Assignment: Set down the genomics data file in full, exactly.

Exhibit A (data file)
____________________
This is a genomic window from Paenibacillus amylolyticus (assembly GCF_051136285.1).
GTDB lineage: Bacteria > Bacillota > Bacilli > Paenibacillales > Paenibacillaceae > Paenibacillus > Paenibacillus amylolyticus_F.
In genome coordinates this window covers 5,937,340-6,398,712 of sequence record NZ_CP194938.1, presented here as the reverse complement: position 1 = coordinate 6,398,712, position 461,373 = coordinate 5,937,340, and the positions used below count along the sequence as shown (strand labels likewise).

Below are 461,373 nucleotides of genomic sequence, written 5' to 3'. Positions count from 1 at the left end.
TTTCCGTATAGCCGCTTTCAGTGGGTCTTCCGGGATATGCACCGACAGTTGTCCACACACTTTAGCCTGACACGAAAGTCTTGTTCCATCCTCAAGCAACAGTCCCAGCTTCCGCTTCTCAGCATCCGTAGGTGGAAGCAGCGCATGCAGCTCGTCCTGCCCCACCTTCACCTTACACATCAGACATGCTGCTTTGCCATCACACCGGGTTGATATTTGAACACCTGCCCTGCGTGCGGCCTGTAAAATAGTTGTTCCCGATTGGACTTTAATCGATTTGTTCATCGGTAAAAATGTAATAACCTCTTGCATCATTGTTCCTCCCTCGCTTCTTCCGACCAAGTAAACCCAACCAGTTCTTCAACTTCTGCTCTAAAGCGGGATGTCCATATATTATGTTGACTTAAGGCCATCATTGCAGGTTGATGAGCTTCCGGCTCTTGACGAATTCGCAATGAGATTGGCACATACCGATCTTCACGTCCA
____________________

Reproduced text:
This is a genomic window from Paenibacillus amylolyticus (assembly GCF_051136285.1).
GTDB lineage: Bacteria > Bacillota > Bacilli > Paenibacillales > Paenibacillaceae > Paenibacillus > Paenibacillus amylolyticus_F.
In genome coordinates this window covers 5,937,340-6,398,712 of sequence record NZ_CP194938.1, presented here as the reverse complement: position 1 = coordinate 6,398,712, position 461,373 = coordinate 5,937,340, and the positions used below count along the sequence as shown (strand labels likewise).

Below are 461,373 nucleotides of genomic sequence, written 5' to 3'. Positions count from 1 at the left end.
TTTCCGTATAGCCGCTTTCAGTGGGTCTTCCGGGATATGCACCGACAGTTGTCCACACACTTTAGCCTGACACGAAAGTCTTGTTCCATCCTCAAGCAACAGTCCCAGCTTCCGCTTCTCAGCATCCGTAGGTGGAAGCAGCGCATGCAGCTCGTCCTGCCCCACCTTCACCTTACACATCAGACATGCTGCTTTGCCATCACACCGGGTTGATATTTGAACACCTGCCCTGCGTGCGGCCTGTAAAATAGTTGTTCCCGATTGGACTTTAATCGATTTGTTCATCGGTAAAAATGTAATAACCTCTTGCATCATTGTTCCTCCCTCGCTTCTTCCGACCAAGTAAACCCAACCAGTTCTTCAACTTCTGCTCTAAAGCGGGATGTCCATATATTATGTTGACTTAAGGCCATCATTGCAGGTTGATGAGCTTCCGGCTCTTGACGAATTCGCAATGAGATTGGCACATACCGATCTTCACGTCCA